Whether that makes Barry a better coordinator for the long term cannot be known, but if the move to bench Alexander signaled a shift toward greater team-wide accountability, that’s good for the Packers.
4. The Lions are headed to the NFC Championship Game. What say you, Cowboys and Commanders?
It’s time to update the NFC Championship Game appearances scorecard after the Lions beat Tampa Bay to reach the conference title game for the first time since the 1991 season.
Lions are winning playoff games and changing perceptions of what they can accomplish
This development led immediately to long-suffering Lions fans pointing out that their team has now reached the NFC title game more recently than America’s self-appointed team, the Cowboys. It’s true. Dallas last advanced that far following the 1995 season, winning the Super Bowl.
With Detroit advancing, the Cowboys and Washington Commanders are the only NFC teams without an appearance in a conference championship since 1996, a span of 27 seasons.
NFC Title Game Appearances Since 1996
The Lions stand one victory away from reaching the Super Bowl for the first time. The Cowboys, for all their recent playoff futility, still own eight Super Bowl appearances, most among NFC teams. (Note: The NFC did not exist until the 1970 AFL-NFL merger. However, the numbers here have been updated to include the Packers’ appearances after the 1966 and ‘67 seasons and the Vikings’ appearance after the 1969 season.)
All-Time NFC Super Bowl Appearances
If the Lions reach the Super Bowl this season, they’ll do so with the NFL’s lowest-ranked defense by EPA per play (24th) among Super Bowl teams over the past five seasons.
The chart below compares the final four teams this season — Kansas City, Baltimore, Detroit and San Francisco — to the past 10 Super Bowl teams in terms of EPA per play rankings on offense and defense.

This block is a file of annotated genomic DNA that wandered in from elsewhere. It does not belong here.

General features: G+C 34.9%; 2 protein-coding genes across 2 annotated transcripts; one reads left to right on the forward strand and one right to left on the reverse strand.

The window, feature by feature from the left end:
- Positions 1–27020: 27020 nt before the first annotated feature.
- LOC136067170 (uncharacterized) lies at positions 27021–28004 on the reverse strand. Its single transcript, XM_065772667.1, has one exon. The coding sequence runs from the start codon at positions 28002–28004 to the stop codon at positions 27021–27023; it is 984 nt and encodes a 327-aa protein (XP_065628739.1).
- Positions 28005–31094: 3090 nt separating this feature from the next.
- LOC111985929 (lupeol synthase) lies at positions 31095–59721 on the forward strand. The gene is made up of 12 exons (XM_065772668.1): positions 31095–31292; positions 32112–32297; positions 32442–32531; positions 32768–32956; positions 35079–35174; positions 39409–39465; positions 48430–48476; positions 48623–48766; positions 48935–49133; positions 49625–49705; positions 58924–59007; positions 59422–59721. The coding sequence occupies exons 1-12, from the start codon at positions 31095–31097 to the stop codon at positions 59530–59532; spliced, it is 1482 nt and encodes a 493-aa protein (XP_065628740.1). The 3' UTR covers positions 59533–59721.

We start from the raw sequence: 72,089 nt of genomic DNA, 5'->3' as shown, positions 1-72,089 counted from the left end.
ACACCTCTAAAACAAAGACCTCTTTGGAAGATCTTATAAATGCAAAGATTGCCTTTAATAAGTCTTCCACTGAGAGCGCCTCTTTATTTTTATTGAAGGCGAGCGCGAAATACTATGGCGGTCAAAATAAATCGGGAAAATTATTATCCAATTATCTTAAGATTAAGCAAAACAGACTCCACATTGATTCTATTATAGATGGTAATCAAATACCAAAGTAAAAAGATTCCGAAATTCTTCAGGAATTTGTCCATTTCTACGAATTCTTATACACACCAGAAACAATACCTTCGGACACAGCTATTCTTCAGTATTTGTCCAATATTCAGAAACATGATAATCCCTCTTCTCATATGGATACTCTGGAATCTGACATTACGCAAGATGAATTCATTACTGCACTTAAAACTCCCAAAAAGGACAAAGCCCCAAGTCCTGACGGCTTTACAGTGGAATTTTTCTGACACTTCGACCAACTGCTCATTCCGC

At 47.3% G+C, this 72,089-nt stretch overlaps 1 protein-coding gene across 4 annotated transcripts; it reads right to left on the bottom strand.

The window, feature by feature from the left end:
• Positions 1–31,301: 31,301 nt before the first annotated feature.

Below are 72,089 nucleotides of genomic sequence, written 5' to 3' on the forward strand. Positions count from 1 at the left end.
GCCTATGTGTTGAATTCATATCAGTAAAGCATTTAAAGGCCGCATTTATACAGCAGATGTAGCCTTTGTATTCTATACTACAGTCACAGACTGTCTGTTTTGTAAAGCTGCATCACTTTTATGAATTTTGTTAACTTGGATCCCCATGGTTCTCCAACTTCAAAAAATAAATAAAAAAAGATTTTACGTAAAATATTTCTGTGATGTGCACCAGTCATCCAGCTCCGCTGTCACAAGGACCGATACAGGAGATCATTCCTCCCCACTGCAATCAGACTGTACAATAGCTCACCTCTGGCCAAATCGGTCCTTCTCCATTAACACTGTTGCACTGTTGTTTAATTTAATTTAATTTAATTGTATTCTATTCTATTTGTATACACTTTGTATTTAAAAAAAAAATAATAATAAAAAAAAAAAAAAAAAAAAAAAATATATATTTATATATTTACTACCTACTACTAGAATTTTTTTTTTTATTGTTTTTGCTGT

Final Four vs. Recent Super Bowl Teams
Super Bowl winners appear at the top. The final four teams this season appear at the bottom.
5. Can we please kill one of the more disingenuous narratives out there? Your team was not going to get Lamar Jackson, OK?
One year ago, the Ravens were in a rough spot with their quarterback. Jackson was injured and seemed emotionally estranged from the team as a contract stalemate drew on.
Now that the relationship is whole and Baltimore is making a playoff push, a common refrain holds that teams with lesser quarterbacks committed malpractice by failing to pursue Jackson during the months last offseason when the franchise tag provided a window.
The idea that teams preferred Desmond Ridder or Sam Howell to Jackson is laughable. The question is whether teams with those types of quarterbacks should have tried to negotiate with Jackson.
Hey, why not, right? Well …
Landing a franchise-tagged quarterback from another team would require entering into a really, really bad deal that no smart team would ever enter into, and then surrendering two first-round picks on top of the really, really bad contract. Nobody in the league thought that would have been a good idea at the time. To turn around now and suggest Jackson was there for the taking feels disingenuous.
“People constantly saying these other teams had no interest in Lamar Jackson is not true,” a longtime NFL exec said. “Jackson made it clear he wanted the Deshaun Watson contract. Teams don’t just get to say, ‘We want the player.’ He comes with a package.”
In this case, the package would have included signing Jackson to a deal so over the top that Baltimore would not have matched, and then sending two first-round picks to the Ravens as compensation. Jackson’s production had been in decline, he had struggled to finish seasons healthy and he didn’t even have an agent for teams to contact. Even if those complicating factors had not existed, there was no smart deal to get done.
“Everybody was interested in the player,” the exec said. “They were not interested in the package. Because he was so vociferous about getting that guaranteed deal, those franchises made it clear, there is nothing to talk about. It wasn’t until Baltimore convinced him to take the non-guaranteed contract that the Ravens got a deal done.”
6. Two-minute drill: Revisionist history of C.J. Stroud and the S2 Cognition test?
Stroud passed just about every test during a brilliant rookie season with the Texans. He bombed the S2 Cognition test before the 2023 NFL Scouting Combine, calling into question whether the test, which seeks to measure how well players process what is happening around them, should carry credibility in the future.
More recently, S2 test administrators told the Wall Street Journal that the results for Stroud were not valid. Based on what I know, I believe the test can be a helpful tool for teams, and that there is reason to believe the results for Stroud were not valid.